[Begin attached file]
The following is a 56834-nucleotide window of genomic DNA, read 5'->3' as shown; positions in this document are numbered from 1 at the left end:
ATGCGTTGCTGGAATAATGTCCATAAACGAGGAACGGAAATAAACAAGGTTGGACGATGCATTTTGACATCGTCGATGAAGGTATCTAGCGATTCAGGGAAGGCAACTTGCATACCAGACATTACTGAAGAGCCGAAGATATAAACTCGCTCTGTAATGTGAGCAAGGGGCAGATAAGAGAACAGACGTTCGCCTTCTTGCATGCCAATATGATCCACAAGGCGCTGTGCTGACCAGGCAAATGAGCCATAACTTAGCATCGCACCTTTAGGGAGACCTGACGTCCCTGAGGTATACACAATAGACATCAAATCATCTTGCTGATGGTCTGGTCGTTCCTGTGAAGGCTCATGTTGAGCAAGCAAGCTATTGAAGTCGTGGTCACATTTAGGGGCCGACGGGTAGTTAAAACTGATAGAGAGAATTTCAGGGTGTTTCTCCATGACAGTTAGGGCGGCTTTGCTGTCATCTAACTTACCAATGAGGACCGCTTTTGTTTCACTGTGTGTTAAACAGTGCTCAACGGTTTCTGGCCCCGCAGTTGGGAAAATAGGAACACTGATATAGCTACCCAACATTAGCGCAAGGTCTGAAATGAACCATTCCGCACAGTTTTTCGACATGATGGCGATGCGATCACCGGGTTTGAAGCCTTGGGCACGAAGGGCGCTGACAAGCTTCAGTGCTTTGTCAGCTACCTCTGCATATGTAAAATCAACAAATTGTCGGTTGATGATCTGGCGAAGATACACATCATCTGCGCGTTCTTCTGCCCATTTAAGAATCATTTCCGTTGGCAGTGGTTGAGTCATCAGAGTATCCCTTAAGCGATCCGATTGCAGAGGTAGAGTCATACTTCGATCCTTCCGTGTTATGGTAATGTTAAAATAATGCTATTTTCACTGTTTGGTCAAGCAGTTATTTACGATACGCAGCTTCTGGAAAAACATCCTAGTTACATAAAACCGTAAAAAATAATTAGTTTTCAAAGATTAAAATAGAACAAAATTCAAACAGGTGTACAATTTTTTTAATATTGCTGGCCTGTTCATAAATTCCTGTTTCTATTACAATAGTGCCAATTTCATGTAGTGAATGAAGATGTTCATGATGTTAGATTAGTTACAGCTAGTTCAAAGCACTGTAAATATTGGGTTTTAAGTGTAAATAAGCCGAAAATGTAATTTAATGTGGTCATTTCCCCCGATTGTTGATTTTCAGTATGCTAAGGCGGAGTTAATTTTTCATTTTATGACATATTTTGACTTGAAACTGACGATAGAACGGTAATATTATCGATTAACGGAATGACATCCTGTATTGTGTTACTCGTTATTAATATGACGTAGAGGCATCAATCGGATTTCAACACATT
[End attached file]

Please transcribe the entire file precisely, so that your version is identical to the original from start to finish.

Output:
The following is a 56834-nucleotide window of genomic DNA, read 5'->3' as shown; positions in this document are numbered from 1 at the left end:
ATGCGTTGCTGGAATAATGTCCATAAACGAGGAACGGAAATAAACAAGGTTGGACGATGCATTTTGACATCGTCGATGAAGGTATCTAGCGATTCAGGGAAGGCAACTTGCATACCAGACATTACTGAAGAGCCGAAGATATAAACTCGCTCTGTAATGTGAGCAAGGGGCAGATAAGAGAACAGACGTTCGCCTTCTTGCATGCCAATATGATCCACAAGGCGCTGTGCTGACCAGGCAAATGAGCCATAACTTAGCATCGCACCTTTAGGGAGACCTGACGTCCCTGAGGTATACACAATAGACATCAAATCATCTTGCTGATGGTCTGGTCGTTCCTGTGAAGGCTCATGTTGAGCAAGCAAGCTATTGAAGTCGTGGTCACATTTAGGGGCCGACGGGTAGTTAAAACTGATAGAGAGAATTTCAGGGTGTTTCTCCATGACAGTTAGGGCGGCTTTGCTGTCATCTAACTTACCAATGAGGACCGCTTTTGTTTCACTGTGTGTTAAACAGTGCTCAACGGTTTCTGGCCCCGCAGTTGGGAAAATAGGAACACTGATATAGCTACCCAACATTAGCGCAAGGTCTGAAATGAACCATTCCGCACAGTTTTTCGACATGATGGCGATGCGATCACCGGGTTTGAAGCCTTGGGCACGAAGGGCGCTGACAAGCTTCAGTGCTTTGTCAGCTACCTCTGCATATGTAAAATCAACAAATTGTCGGTTGATGATCTGGCGAAGATACACATCATCTGCGCGTTCTTCTGCCCATTTAAGAATCATTTCCGTTGGCAGTGGTTGAGTCATCAGAGTATCCCTTAAGCGATCCGATTGCAGAGGTAGAGTCATACTTCGATCCTTCCGTGTTATGGTAATGTTAAAATAATGCTATTTTCACTGTTTGGTCAAGCAGTTATTTACGATACGCAGCTTCTGGAAAAACATCCTAGTTACATAAAACCGTAAAAAATAATTAGTTTTCAAAGATTAAAATAGAACAAAATTCAAACAGGTGTACAATTTTTTTAATATTGCTGGCCTGTTCATAAATTCCTGTTTCTATTACAATAGTGCCAATTTCATGTAGTGAATGAAGATGTTCATGATGTTAGATTAGTTACAGCTAGTTCAAAGCACTGTAAATATTGGGTTTTAAGTGTAAATAAGCCGAAAATGTAATTTAATGTGGTCATTTCCCCCGATTGTTGATTTTCAGTATGCTAAGGCGGAGTTAATTTTTCATTTTATGACATATTTTGACTTGAAACTGACGATAGAACGGTAATATTATCGATTAACGGAATGACATCCTGTATTGTGTTACTCGTTATTAATATGACGTAGAGGCATCAATCGGATTTCAACACATT